is that the designers don't understand that bicycles are not the same as cars."

I am particularly curious to understand why cyclists would go down the slip-road and then double-back on themselves in order to head east (at least two cyclists are in the process of doing this in the publicity shot above). Where have they come from, and where are they going to?

The map above shows what is probably the best route for motor traffic between King's Cross and Parliament Square. The photo shows the approach (from the north) to the soon-to-be-converted slip road, with the bridge straight ahead..

The map above shows some of the main motor vehicle movements through Blackfriars Junction. Motorists wishing to travel to Parliament Square from the City, say, are enabled to avoid Blackfriars Junction altogether and get on to Victoria Embankment via White Lion Hill (pale red-coloured route).

Anyone wishing to travel to Parliament Square from pretty much anywhere south of the river could actually afford to give Blackfriars Junction a fairly wide berth. Indeed, very, very little traffic would cross Blackfriars Bridge south to north and then head west on Victoria Embankment. As the photo above right shows, most of the traffic goes straight on through this junction (from the south).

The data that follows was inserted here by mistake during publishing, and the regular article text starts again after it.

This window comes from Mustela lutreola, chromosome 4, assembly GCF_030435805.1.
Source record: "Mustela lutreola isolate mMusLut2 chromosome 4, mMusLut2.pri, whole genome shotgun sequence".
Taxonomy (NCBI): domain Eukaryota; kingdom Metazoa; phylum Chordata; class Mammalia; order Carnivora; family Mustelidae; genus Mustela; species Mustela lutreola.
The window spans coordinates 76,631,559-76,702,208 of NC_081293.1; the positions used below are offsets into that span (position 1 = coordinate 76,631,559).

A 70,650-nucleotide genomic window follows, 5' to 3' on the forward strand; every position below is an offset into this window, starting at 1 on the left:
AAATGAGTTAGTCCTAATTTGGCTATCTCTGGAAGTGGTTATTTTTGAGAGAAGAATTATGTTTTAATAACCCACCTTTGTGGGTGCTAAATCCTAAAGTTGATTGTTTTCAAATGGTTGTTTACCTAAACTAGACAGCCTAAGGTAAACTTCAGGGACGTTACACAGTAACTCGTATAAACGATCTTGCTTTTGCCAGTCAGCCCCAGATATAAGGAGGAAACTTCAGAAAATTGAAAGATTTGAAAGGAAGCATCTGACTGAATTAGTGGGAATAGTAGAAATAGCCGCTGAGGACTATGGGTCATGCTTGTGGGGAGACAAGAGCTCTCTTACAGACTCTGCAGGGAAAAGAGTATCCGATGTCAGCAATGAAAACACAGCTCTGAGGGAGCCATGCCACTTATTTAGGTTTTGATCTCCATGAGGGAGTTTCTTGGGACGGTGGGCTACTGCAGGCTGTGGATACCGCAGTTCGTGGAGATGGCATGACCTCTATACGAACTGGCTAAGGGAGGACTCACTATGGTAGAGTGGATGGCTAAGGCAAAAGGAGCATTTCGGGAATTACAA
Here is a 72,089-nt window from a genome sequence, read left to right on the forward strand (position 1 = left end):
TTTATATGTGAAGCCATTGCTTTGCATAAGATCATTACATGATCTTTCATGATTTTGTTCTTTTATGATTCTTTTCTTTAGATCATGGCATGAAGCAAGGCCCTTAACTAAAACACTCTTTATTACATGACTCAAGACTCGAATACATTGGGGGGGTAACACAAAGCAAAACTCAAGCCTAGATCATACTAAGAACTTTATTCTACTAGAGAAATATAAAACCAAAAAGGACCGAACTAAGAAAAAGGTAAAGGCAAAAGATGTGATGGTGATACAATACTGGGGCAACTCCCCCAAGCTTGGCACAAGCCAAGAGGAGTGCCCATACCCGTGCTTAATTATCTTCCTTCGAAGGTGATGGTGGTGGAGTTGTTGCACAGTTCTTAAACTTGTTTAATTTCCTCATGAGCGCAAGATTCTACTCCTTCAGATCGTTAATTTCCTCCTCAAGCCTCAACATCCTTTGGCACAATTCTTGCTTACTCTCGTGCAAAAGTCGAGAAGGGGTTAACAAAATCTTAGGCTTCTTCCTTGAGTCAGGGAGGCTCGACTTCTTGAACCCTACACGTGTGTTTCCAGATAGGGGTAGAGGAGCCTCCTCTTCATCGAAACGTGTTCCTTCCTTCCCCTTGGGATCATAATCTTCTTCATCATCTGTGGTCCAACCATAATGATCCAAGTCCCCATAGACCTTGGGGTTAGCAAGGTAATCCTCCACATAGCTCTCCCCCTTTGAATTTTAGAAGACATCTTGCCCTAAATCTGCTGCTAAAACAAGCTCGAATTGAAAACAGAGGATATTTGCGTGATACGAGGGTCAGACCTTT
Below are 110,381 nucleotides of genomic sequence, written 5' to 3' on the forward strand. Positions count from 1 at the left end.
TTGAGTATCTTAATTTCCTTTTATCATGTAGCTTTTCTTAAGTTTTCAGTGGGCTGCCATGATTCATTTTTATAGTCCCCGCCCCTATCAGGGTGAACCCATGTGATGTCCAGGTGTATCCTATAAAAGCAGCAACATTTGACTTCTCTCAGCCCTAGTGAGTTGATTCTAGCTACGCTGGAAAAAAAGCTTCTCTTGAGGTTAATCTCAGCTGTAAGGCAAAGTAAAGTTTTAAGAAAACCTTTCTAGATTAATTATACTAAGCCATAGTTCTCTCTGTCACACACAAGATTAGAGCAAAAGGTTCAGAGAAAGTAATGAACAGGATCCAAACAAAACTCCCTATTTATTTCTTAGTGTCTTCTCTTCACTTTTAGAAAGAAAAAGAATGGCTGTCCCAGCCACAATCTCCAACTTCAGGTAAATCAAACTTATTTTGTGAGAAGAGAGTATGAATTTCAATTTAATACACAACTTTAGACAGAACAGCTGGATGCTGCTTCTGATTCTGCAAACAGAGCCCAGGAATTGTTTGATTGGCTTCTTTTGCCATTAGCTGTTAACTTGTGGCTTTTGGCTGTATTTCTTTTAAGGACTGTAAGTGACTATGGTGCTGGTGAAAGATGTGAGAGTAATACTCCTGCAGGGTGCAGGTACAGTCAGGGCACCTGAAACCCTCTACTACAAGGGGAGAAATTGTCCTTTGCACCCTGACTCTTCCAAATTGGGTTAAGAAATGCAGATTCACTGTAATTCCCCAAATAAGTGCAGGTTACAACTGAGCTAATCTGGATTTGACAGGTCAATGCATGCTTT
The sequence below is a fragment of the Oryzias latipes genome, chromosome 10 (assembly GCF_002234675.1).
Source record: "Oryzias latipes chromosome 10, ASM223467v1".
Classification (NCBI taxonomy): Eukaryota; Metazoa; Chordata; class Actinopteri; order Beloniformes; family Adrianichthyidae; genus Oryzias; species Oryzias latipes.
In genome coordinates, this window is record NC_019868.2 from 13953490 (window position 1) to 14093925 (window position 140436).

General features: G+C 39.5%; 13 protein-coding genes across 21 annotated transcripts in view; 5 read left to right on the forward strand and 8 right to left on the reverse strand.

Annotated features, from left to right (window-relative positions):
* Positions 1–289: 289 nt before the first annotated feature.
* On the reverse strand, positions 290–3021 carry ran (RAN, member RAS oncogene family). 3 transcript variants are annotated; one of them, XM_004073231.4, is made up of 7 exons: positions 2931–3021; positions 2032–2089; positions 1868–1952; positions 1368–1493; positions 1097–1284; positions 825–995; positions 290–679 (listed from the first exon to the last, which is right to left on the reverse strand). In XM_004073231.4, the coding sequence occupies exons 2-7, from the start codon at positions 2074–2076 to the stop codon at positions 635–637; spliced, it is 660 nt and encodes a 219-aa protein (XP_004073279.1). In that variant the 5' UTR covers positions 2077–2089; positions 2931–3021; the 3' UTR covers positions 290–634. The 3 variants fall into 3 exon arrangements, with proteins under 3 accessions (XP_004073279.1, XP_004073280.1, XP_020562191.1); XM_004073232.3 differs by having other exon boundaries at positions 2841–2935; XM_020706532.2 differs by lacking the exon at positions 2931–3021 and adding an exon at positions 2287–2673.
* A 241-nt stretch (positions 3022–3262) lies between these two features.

I am trying to understand why cyclists would come down the soon-to-be-converted slip road and then double back on themselves before heading east. Where would such a journey have started?
If the journey had started to the north of Blackfriars Junction, the more direct route would reduce the journey distance by 37% (map above). If the journey had started to the south of Blackfriars Junction (from Elephant and Castle, for example), the more direct route would reduce the journey distance by 39% (map to the right).
Whichever way I look at this, the answer always seems to be the same: there is almost no journey that cyclists would want to make which requires them to go down the slip road at Blackfriars Junction and then double back on themselves.